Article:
Knowledge of machines and tools, including their designs, uses, repair, and maintenance.
Knowledge of the chemical composition, structure, and properties of substances and of the chemical processes and transformations that they undergo. This includes uses of chemicals and their interactions, danger signs, production techniques, and disposal methods.
Building and Construction
Knowledge of materials, methods, and the tools involved in the construction or repair of houses, buildings, or other structures such as highways and roads.
Computers and Electronics
Knowledge of circuit boards, processors, chips, electronic equipment, and computer hardware and software, including applications and programming.
Administration and Management
Knowledge of business and management principles involved in strategic planning, resource allocation, human resources modeling, leadership technique, production methods, and coordination of people and resources.
Watching gauges, dials, or other indicators to make sure a machine is working properly.
Monitoring/Assessing performance of yourself, other individuals, or organizations to make improvements or take corrective action.
Quality Control Analysis
Conducting tests and inspections of products, services, or processes to evaluate quality or performance.
Using logic and reasoning to identify the strengths and weaknesses of alternative solutions, conclusions or approaches to problems.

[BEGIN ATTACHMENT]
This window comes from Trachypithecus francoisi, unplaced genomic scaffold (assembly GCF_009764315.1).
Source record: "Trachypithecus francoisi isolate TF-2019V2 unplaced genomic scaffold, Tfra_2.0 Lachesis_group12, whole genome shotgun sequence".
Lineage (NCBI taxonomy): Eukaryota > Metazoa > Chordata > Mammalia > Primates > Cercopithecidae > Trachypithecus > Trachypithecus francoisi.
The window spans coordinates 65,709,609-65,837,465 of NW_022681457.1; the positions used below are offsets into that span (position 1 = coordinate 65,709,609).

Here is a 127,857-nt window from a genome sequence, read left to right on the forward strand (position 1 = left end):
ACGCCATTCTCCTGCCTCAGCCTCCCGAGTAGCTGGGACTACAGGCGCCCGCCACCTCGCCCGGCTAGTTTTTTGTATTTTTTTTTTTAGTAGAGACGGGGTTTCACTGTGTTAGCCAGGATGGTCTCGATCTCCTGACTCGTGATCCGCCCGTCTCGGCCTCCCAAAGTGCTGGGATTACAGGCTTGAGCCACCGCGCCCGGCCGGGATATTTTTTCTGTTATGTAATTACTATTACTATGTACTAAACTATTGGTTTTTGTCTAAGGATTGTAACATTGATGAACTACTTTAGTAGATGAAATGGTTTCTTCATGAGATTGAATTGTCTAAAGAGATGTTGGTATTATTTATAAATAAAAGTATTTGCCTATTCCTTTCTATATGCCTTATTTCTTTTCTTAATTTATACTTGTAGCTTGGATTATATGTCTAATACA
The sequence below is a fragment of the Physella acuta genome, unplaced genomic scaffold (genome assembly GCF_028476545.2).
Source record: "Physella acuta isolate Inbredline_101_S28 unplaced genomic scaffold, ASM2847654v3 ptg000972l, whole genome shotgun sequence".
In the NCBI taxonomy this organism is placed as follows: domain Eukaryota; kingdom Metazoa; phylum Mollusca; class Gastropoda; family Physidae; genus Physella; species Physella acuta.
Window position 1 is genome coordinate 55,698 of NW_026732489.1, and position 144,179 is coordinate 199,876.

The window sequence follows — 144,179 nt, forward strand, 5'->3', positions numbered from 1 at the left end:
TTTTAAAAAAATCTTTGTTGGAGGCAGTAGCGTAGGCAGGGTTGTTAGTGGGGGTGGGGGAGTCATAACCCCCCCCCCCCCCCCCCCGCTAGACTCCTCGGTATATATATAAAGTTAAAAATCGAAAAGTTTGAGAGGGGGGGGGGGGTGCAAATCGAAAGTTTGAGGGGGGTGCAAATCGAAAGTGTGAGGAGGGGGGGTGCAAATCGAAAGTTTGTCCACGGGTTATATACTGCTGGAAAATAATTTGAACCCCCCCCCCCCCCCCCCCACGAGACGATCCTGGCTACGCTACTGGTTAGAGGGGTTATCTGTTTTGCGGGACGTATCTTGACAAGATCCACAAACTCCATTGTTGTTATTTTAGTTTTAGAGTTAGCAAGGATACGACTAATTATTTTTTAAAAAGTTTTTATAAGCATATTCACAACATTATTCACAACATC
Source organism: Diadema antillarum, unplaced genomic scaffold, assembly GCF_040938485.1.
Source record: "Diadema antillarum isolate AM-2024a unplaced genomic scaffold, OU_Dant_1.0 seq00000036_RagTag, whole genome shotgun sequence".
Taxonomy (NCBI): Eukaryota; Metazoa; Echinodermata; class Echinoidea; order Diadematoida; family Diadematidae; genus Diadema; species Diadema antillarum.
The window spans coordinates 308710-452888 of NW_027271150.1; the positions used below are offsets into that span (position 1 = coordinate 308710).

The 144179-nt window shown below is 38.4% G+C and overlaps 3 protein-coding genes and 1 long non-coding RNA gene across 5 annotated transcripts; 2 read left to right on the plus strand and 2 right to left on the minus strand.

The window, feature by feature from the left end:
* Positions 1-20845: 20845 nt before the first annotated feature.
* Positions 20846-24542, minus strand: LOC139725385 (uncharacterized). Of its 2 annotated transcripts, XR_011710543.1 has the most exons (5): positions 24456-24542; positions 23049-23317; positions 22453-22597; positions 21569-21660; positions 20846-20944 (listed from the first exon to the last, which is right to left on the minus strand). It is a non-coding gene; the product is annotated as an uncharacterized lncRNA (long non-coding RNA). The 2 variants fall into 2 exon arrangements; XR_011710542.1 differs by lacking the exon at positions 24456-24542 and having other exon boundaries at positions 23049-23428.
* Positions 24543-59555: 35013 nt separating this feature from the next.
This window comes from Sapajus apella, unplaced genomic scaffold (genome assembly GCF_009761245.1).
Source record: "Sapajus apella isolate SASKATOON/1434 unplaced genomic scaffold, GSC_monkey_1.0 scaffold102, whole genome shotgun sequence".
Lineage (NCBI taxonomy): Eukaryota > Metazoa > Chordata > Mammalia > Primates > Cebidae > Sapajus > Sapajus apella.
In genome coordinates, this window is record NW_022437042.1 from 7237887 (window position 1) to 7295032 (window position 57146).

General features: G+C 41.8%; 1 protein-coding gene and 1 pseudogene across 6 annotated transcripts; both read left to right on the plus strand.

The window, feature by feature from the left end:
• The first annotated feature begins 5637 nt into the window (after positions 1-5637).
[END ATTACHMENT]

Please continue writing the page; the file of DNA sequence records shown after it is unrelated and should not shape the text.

Understanding written sentences and paragraphs in work related documents.
Giving full attention to what other people are saying, taking time to understand the points being made, asking questions as appropriate, and not interrupting at inappropriate times.
Operation and Control
Controlling operations of equipment or systems.
Adjusting actions in relation to others' actions.
Talking to others to convey information effectively.
The ability to see details at close range (within a few feet of the observer).
The ability to focus on a single source of sound in the presence of other distracting sounds.
The ability to listen to and understand information and ideas presented through spoken words and sentences.
The ability to concentrate on a task over a period of time without being distracted.
The ability to quickly and repeatedly adjust the controls of a machine or a vehicle to exact positions.
The ability to identify and understand the speech of another person.
The ability to read and understand information and ideas presented in writing.
Observing, receiving, and otherwise obtaining information from all relevant sources.
Communicating with Supervisors, Peers, or Subordinates
Providing information to supervisors, co-workers, and subordinates by telephone, in written form, e-mail, or in person.
Identifying Objects, Actions, and Events